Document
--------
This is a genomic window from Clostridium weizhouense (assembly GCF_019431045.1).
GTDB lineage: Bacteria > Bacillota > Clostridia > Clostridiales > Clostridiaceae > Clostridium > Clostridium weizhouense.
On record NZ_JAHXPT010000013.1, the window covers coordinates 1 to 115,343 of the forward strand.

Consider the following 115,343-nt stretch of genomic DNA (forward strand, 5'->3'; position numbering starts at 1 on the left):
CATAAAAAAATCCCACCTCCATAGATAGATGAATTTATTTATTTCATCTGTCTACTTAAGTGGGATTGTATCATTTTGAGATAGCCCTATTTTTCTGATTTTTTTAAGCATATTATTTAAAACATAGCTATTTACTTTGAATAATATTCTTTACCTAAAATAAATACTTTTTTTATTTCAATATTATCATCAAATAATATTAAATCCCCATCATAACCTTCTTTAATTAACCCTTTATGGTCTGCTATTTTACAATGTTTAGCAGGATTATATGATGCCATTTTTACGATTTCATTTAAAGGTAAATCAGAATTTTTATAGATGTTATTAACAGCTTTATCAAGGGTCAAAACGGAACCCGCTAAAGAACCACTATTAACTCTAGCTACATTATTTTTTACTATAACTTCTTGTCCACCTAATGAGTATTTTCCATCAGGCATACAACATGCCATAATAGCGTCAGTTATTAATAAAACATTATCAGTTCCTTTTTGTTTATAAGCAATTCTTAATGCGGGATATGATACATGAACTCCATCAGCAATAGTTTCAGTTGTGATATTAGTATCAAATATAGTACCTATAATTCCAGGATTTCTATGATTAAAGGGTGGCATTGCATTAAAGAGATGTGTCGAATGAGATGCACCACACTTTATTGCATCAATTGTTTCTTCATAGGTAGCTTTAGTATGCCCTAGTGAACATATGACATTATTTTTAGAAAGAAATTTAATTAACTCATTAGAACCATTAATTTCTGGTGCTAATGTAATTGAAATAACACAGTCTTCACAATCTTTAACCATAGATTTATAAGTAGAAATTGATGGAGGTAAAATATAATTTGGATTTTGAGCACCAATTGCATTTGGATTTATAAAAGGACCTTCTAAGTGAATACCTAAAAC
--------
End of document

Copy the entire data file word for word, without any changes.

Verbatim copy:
This is a genomic window from Clostridium weizhouense (assembly GCF_019431045.1).
GTDB lineage: Bacteria > Bacillota > Clostridia > Clostridiales > Clostridiaceae > Clostridium > Clostridium weizhouense.
On record NZ_JAHXPT010000013.1, the window covers coordinates 1 to 115,343 of the forward strand.

Consider the following 115,343-nt stretch of genomic DNA (forward strand, 5'->3'; position numbering starts at 1 on the left):
CATAAAAAAATCCCACCTCCATAGATAGATGAATTTATTTATTTCATCTGTCTACTTAAGTGGGATTGTATCATTTTGAGATAGCCCTATTTTTCTGATTTTTTTAAGCATATTATTTAAAACATAGCTATTTACTTTGAATAATATTCTTTACCTAAAATAAATACTTTTTTTATTTCAATATTATCATCAAATAATATTAAATCCCCATCATAACCTTCTTTAATTAACCCTTTATGGTCTGCTATTTTACAATGTTTAGCAGGATTATATGATGCCATTTTTACGATTTCATTTAAAGGTAAATCAGAATTTTTATAGATGTTATTAACAGCTTTATCAAGGGTCAAAACGGAACCCGCTAAAGAACCACTATTAACTCTAGCTACATTATTTTTTACTATAACTTCTTGTCCACCTAATGAGTATTTTCCATCAGGCATACAACATGCCATAATAGCGTCAGTTATTAATAAAACATTATCAGTTCCTTTTTGTTTATAAGCAATTCTTAATGCGGGATATGATACATGAACTCCATCAGCAATAGTTTCAGTTGTGATATTAGTATCAAATATAGTACCTATAATTCCAGGATTTCTATGATTAAAGGGTGGCATTGCATTAAAGAGATGTGTCGAATGAGATGCACCACACTTTATTGCATCAATTGTTTCTTCATAGGTAGCTTTAGTATGCCCTAGTGAACATATGACATTATTTTTAGAAAGAAATTTAATTAACTCATTAGAACCATTAATTTCTGGTGCTAATGTAATTGAAATAACACAGTCTTCACAATCTTTAACCATAGATTTATAAGTAGAAATTGATGGAGGTAAAATATAATTTGGATTTTGAGCACCAATTGCATTTGGATTTATAAAAGGACCTTCTAAGTGAATACCTAAAAC